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THIS PAGE WAS UPDATED ON: 05/27/99

lead.jpg (22302 bytes)    Volume 4 
   Number 2
   28 May 1999 

THE KEY TO THE SUCCESS OF THE KYOTO PROTOCOL: INTEGRITY, ACCOUNTABILITY AND COMPLIANCE
Annie Petsonk, International Counsel, the Environmental Defense Fund
and Chad Carpenter, IISD


Enforcing compliance among sovereign nations is the fundamental challenge of any international treaty. Essential to the success of the Kyoto Protocol will be mechanisms that invite sovereign nations to report their emissions performance with integrity, that provide incentives for sovereigns to comply with their emissions limitation obligations, and that hold sovereigns accountable for any failures to comply.

At the Workshop on the Kyoto Protocol Mechanisms, held in Bonn in April 1999, which drew a number of experts from governments, academic institutions, and environmental and business NGOs, all participating in their individual capacity, experts from Switzerland and from the Environmental Defense Fund (EDF) put forward proposals to address compliance. The EDF proposal focused on using a staged set of progressively stringent accountability and compliance consequences to encourage compliance, through a blend of "buyer" and "seller" liability. The EDF proposal is described in "Cooperative Mechanisms and The Kyoto Protocol: The Path Forward," available at www.edf.org. Proposals on the same topic have been advanced by the World Wildlife Fund (WWF) (contact nmabey@wwfnet.org) and by other organizations, including Greenpeace. The proposal by the expert from Switzerland, which was referred to in the Workshop and will be referred to here as "the Swiss proposal," focused on leveraging compliance through rigorous annual reporting coupled with automatic restrictions on exports of emissions units. The Swiss proposal is described below.

Following these presentations, a number of experts at the Workshop recommended a fusion of the two proposals. After summarizing the Swiss proposal, this article proposes a set of eight rules that fuse the Swiss and EDF proposals. A set of "Annual Reports of Emissions and Transactions," and a five-year "Emissions Budget Balance Sheet" for a hypothetical Annex B Party, illustrate the operation of these eight rules in practice.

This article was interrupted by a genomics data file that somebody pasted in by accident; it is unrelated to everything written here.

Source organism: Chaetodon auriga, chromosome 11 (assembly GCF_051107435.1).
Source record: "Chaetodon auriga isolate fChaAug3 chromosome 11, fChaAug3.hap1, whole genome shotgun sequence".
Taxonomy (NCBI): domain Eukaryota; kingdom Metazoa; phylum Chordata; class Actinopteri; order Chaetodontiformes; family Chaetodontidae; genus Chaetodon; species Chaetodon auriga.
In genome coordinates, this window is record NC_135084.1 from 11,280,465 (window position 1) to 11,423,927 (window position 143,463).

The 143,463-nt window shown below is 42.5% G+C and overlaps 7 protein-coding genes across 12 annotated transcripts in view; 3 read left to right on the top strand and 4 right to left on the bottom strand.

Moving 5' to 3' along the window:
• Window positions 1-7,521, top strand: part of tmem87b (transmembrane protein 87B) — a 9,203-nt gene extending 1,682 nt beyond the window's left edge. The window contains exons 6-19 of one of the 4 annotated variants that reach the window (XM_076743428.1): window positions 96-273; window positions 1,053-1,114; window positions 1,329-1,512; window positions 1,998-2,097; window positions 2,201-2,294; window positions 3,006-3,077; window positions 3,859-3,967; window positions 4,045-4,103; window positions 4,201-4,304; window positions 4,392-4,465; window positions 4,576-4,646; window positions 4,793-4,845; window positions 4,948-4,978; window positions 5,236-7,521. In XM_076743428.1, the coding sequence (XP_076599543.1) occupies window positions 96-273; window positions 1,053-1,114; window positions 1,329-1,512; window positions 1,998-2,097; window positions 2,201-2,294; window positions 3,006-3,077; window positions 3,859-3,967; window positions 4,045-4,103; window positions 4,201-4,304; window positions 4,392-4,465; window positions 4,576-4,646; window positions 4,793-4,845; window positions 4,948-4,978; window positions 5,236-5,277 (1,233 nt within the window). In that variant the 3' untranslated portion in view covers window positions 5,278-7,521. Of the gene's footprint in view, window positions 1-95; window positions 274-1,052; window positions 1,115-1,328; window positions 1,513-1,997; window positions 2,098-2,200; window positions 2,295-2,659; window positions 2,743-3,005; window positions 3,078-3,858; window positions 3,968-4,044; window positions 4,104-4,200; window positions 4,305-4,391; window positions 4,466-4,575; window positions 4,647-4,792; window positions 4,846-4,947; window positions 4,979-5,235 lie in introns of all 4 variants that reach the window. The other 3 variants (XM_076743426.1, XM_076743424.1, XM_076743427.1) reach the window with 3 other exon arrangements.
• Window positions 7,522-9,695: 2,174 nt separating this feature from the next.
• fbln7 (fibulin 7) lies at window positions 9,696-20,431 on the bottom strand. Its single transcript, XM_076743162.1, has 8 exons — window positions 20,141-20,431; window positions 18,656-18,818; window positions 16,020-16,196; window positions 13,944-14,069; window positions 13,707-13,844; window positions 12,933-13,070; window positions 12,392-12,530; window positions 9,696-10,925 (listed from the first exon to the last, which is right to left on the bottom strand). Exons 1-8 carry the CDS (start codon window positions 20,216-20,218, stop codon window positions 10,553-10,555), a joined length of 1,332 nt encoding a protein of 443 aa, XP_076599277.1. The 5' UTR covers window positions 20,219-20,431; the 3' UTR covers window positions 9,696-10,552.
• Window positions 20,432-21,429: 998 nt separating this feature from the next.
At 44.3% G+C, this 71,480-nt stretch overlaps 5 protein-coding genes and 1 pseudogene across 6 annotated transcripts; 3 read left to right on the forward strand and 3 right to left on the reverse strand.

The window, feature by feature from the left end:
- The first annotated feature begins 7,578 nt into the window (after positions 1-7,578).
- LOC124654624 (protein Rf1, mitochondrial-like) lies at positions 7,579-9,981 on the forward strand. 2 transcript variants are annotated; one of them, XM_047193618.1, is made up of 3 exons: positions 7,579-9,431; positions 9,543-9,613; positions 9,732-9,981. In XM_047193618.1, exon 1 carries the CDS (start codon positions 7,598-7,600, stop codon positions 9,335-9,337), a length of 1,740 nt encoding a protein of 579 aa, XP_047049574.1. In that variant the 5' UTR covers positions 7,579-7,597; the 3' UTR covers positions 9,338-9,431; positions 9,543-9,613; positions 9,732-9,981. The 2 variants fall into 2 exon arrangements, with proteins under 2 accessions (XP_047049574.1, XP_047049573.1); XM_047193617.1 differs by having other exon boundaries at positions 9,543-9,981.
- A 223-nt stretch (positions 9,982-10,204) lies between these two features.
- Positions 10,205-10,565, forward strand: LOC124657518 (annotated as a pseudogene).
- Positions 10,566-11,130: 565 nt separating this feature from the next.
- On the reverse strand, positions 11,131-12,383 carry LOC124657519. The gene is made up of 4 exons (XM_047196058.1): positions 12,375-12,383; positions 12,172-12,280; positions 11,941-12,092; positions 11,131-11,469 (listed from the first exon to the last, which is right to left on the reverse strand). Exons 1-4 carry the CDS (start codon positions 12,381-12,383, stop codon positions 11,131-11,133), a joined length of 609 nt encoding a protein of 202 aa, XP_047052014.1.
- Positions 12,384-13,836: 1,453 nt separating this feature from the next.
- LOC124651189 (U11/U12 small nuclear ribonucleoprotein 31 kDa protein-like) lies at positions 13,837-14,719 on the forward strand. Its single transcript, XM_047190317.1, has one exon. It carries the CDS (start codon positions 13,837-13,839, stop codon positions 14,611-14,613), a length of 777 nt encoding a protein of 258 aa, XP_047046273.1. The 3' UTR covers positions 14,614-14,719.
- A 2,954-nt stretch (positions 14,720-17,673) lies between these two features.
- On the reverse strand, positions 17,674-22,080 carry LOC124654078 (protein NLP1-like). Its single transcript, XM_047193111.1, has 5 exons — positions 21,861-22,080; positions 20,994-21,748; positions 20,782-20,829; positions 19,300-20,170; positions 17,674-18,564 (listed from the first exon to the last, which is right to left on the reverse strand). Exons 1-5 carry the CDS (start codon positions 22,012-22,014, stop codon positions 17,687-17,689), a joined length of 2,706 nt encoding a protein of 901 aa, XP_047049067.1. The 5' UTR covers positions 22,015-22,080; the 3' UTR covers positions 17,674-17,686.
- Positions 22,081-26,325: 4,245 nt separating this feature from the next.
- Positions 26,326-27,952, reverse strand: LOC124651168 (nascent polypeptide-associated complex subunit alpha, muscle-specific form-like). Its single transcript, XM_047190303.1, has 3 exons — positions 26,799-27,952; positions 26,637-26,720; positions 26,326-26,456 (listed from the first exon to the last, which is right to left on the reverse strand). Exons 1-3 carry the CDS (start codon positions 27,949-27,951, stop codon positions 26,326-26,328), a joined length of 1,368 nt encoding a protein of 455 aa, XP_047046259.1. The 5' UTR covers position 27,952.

The Swiss Proposal. The Swiss expert proposed that no Annex B Party should be allowed to sell or "export" assigned amount units (AAUs) under Kyoto Protocol Articles 3.11 and 17, emissions reduction units (ERUs) under Articles 3.11 and 6, or certified emissions reduction units (CERs) acquired by it under Article 12 (collectively, "emissions units"), unless it could show, on an annualized basis, that the emissions units it sought to sell were "extra," i.e., that the Party would not need those units to comply with its emissions limitations during that year. The determination of whether the units were "extra" would be made by comparing the Party’s actual emissions for each budget year with the amount of allowable emissions units it held in its emissions budget account for that year. The Swiss proposal assumed that each Party’s total allowable emissions would be divided by five (the number of years in the budget).

For the first year, it would be impossible to tell whether any emissions units were "extra" in relation to actual emissions until the end of the year, when the first year’s actual emissions were counted. Accordingly, under the Swiss proposal, no sales or exports of AAUs/ERUs/CERs could take place during the first year of the five-year emissions budget. For each year after the first year, an Annex B Party could only export "extra" AAUs, ERUs, or CERs, i.e., units "left over" from the preceding year. For example, if in the first year of the five-year emissions budget, an Annex B Party’s actual emissions were less than one-fifth of its assigned amount, then, in the second year, the Annex B Party could sell or export those extra or left over units. If, in the second year of the five-year budget, the Annex B Party’s actual emissions were less than one-fifth of its assigned amount plus any purchases/imports minus any sales/exports, then, in the third year, the Party could sell or export those left over units. And so on for each year of the budget.

Discussion of the Swiss Proposal At the Bonn Workshop. At the Bonn Workshop, experts noted in particular two key features of the Swiss proposal: the requirement of annual reporting of actual emissions and transactions; and the automaticity of the mechanisms for accountability.

Experts identified two advantages of the Swiss proposal. First, by requiring annual reporting of emissions and transactions, the Swiss proposal communicates to all Parties important information about how each Party is doing in limiting its emissions in relation to its overall target. Second, by limiting transactions to only those units which are truly surplus, the proposal essentially would ensure that all transactions occurred in, effectively, "insured" tons - tons that the sovereign had deemed to be truly surplus for purposes of meeting its overall target. No "overselling" could occur, although the problem of encouraging sovereigns to limit actual emissions to allowable levels would still exist. The Swiss proposal would provide strong compliance incentives that take effect during the budget period.